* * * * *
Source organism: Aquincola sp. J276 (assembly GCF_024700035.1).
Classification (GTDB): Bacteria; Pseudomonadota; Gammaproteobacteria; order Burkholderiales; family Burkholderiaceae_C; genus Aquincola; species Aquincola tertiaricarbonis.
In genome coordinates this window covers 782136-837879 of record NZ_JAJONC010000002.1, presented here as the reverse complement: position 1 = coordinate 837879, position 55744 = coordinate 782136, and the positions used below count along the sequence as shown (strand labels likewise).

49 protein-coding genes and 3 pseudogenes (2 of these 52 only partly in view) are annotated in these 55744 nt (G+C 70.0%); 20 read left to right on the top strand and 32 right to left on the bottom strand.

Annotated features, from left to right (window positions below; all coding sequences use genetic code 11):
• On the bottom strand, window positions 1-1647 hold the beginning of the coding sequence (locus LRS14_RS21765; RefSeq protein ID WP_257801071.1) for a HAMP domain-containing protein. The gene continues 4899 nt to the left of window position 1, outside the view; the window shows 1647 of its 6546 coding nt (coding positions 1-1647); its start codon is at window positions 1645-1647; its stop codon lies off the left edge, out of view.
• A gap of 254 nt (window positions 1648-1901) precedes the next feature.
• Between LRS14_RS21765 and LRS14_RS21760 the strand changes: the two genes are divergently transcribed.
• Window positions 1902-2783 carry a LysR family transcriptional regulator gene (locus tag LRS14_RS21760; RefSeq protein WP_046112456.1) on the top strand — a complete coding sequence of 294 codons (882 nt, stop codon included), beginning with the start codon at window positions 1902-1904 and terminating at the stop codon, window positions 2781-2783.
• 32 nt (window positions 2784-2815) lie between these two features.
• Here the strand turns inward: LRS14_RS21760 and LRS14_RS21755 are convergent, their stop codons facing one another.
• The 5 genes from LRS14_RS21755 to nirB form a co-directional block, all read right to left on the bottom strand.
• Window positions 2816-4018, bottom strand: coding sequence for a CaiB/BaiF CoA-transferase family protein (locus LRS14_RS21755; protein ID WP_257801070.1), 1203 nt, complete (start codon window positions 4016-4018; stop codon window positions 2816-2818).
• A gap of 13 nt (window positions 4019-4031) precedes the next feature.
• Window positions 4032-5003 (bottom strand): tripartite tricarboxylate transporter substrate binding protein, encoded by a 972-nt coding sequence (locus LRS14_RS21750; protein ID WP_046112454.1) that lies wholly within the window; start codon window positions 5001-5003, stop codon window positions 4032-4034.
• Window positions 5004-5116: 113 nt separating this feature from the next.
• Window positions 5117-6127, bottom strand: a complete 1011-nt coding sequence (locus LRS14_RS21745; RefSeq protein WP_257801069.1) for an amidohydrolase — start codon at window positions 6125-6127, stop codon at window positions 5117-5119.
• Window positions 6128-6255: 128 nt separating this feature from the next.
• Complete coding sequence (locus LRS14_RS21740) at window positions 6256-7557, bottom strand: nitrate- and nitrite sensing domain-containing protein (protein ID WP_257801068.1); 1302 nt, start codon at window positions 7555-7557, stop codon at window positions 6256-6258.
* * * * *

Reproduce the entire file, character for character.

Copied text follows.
Source organism: Aquincola sp. J276 (assembly GCF_024700035.1).
Classification (GTDB): Bacteria; Pseudomonadota; Gammaproteobacteria; order Burkholderiales; family Burkholderiaceae_C; genus Aquincola; species Aquincola tertiaricarbonis.
In genome coordinates this window covers 782136-837879 of record NZ_JAJONC010000002.1, presented here as the reverse complement: position 1 = coordinate 837879, position 55744 = coordinate 782136, and the positions used below count along the sequence as shown (strand labels likewise).

49 protein-coding genes and 3 pseudogenes (2 of these 52 only partly in view) are annotated in these 55744 nt (G+C 70.0%); 20 read left to right on the top strand and 32 right to left on the bottom strand.

Annotated features, from left to right (window positions below; all coding sequences use genetic code 11):
• On the bottom strand, window positions 1-1647 hold the beginning of the coding sequence (locus LRS14_RS21765; RefSeq protein ID WP_257801071.1) for a HAMP domain-containing protein. The gene continues 4899 nt to the left of window position 1, outside the view; the window shows 1647 of its 6546 coding nt (coding positions 1-1647); its start codon is at window positions 1645-1647; its stop codon lies off the left edge, out of view.
• A gap of 254 nt (window positions 1648-1901) precedes the next feature.
• Between LRS14_RS21765 and LRS14_RS21760 the strand changes: the two genes are divergently transcribed.
• Window positions 1902-2783 carry a LysR family transcriptional regulator gene (locus tag LRS14_RS21760; RefSeq protein WP_046112456.1) on the top strand — a complete coding sequence of 294 codons (882 nt, stop codon included), beginning with the start codon at window positions 1902-1904 and terminating at the stop codon, window positions 2781-2783.
• 32 nt (window positions 2784-2815) lie between these two features.
• Here the strand turns inward: LRS14_RS21760 and LRS14_RS21755 are convergent, their stop codons facing one another.
• The 5 genes from LRS14_RS21755 to nirB form a co-directional block, all read right to left on the bottom strand.
• Window positions 2816-4018, bottom strand: coding sequence for a CaiB/BaiF CoA-transferase family protein (locus LRS14_RS21755; protein ID WP_257801070.1), 1203 nt, complete (start codon window positions 4016-4018; stop codon window positions 2816-2818).
• A gap of 13 nt (window positions 4019-4031) precedes the next feature.
• Window positions 4032-5003 (bottom strand): tripartite tricarboxylate transporter substrate binding protein, encoded by a 972-nt coding sequence (locus LRS14_RS21750; protein ID WP_046112454.1) that lies wholly within the window; start codon window positions 5001-5003, stop codon window positions 4032-4034.
• Window positions 5004-5116: 113 nt separating this feature from the next.
• Window positions 5117-6127, bottom strand: a complete 1011-nt coding sequence (locus LRS14_RS21745; RefSeq protein WP_257801069.1) for an amidohydrolase — start codon at window positions 6125-6127, stop codon at window positions 5117-5119.
• Window positions 6128-6255: 128 nt separating this feature from the next.
• Complete coding sequence (locus LRS14_RS21740) at window positions 6256-7557, bottom strand: nitrate- and nitrite sensing domain-containing protein (protein ID WP_257801068.1); 1302 nt, start codon at window positions 7555-7557, stop codon at window positions 6256-6258.